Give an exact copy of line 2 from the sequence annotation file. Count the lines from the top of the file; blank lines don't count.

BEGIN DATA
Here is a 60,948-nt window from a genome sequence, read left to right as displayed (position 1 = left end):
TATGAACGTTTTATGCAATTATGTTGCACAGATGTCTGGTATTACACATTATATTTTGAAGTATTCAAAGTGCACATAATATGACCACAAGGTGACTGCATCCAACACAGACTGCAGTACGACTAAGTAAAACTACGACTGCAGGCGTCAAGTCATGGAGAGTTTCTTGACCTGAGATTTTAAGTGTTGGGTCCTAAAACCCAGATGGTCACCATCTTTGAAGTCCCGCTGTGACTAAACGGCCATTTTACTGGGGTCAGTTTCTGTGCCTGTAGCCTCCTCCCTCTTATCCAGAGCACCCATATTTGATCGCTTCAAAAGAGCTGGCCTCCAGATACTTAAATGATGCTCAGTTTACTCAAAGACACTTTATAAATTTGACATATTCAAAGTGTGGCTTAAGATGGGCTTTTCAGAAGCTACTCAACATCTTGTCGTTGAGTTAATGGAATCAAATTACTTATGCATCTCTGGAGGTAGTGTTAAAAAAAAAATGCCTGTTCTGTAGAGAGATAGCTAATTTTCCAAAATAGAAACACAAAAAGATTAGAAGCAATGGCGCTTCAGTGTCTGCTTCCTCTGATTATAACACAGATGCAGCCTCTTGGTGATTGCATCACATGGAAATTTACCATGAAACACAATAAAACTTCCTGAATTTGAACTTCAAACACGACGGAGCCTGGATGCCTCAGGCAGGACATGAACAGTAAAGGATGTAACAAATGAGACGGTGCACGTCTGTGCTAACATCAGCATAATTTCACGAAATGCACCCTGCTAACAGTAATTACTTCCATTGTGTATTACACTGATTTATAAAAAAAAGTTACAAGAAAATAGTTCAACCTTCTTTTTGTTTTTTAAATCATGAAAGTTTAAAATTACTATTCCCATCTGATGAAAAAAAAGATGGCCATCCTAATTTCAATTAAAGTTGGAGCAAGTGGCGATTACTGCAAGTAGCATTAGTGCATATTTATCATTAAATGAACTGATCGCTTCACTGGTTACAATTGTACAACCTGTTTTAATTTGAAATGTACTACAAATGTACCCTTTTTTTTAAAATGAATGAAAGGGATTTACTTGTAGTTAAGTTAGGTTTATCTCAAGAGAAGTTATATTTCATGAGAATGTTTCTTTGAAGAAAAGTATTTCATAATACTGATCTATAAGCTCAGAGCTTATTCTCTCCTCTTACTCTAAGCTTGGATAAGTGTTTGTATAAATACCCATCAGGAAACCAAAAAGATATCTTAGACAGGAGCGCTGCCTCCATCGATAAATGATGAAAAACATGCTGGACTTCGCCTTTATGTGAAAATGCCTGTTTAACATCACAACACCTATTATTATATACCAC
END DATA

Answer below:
TATGAACGTTTTATGCAATTATGTTGCACAGATGTCTGGTATTACACATTATATTTTGAAGTATTCAAAGTGCACATAATATGACCACAAGGTGACTGCATCCAACACAGACTGCAGTACGACTAAGTAAAACTACGACTGCAGGCGTCAAGTCATGGAGAGTTTCTTGACCTGAGATTTTAAGTGTTGGGTCCTAAAACCCAGATGGTCACCATCTTTGAAGTCCCGCTGTGACTAAACGGCCATTTTACTGGGGTCAGTTTCTGTGCCTGTAGCCTCCTCCCTCTTATCCAGAGCACCCATATTTGATCGCTTCAAAAGAGCTGGCCTCCAGATACTTAAATGATGCTCAGTTTACTCAAAGACACTTTATAAATTTGACATATTCAAAGTGTGGCTTAAGATGGGCTTTTCAGAAGCTACTCAACATCTTGTCGTTGAGTTAATGGAATCAAATTACTTATGCATCTCTGGAGGTAGTGTTAAAAAAAAAATGCCTGTTCTGTAGAGAGATAGCTAATTTTCCAAAATAGAAACACAAAAAGATTAGAAGCAATGGCGCTTCAGTGTCTGCTTCCTCTGATTATAACACAGATGCAGCCTCTTGGTGATTGCATCACATGGAAATTTACCATGAAACACAATAAAACTTCCTGAATTTGAACTTCAAACACGACGGAGCCTGGATGCCTCAGGCAGGACATGAACAGTAAAGGATGTAACAAATGAGACGGTGCACGTCTGTGCTAACATCAGCATAATTTCACGAAATGCACCCTGCTAACAGTAATTACTTCCATTGTGTATTACACTGATTTATAAAAAAAAGTTACAAGAAAATAGTTCAACCTTCTTTTTGTTTTTTAAATCATGAAAGTTTAAAATTACTATTCCCATCTGATGAAAAAAAAGATGGCCATCCTAATTTCAATTAAAGTTGGAGCAAGTGGCGATTACTGCAAGTAGCATTAGTGCATATTTATCATTAAATGAACTGATCGCTTCACTGGTTACAATTGTACAACCTGTTTTAATTTGAAATGTACTACAAATGTACCCTTTTTTTTAAAATGAATGAAAGGGATTTACTTGTAGTTAAGTTAGGTTTATCTCAAGAGAAGTTATATTTCATGAGAATGTTTCTTTGAAGAAAAGTATTTCATAATACTGATCTATAAGCTCAGAGCTTATTCTCTCCTCTTACTCTAAGCTTGGATAAGTGTTTGTATAAATACCCATCAGGAAACCAAAAAGATATCTTAGACAGGAGCGCTGCCTCCATCGATAAATGATGAAAAACATGCTGGACTTCGCCTTTATGTGAAAATGCCTGTTTAACATCACAACACCTATTATTATATACCAC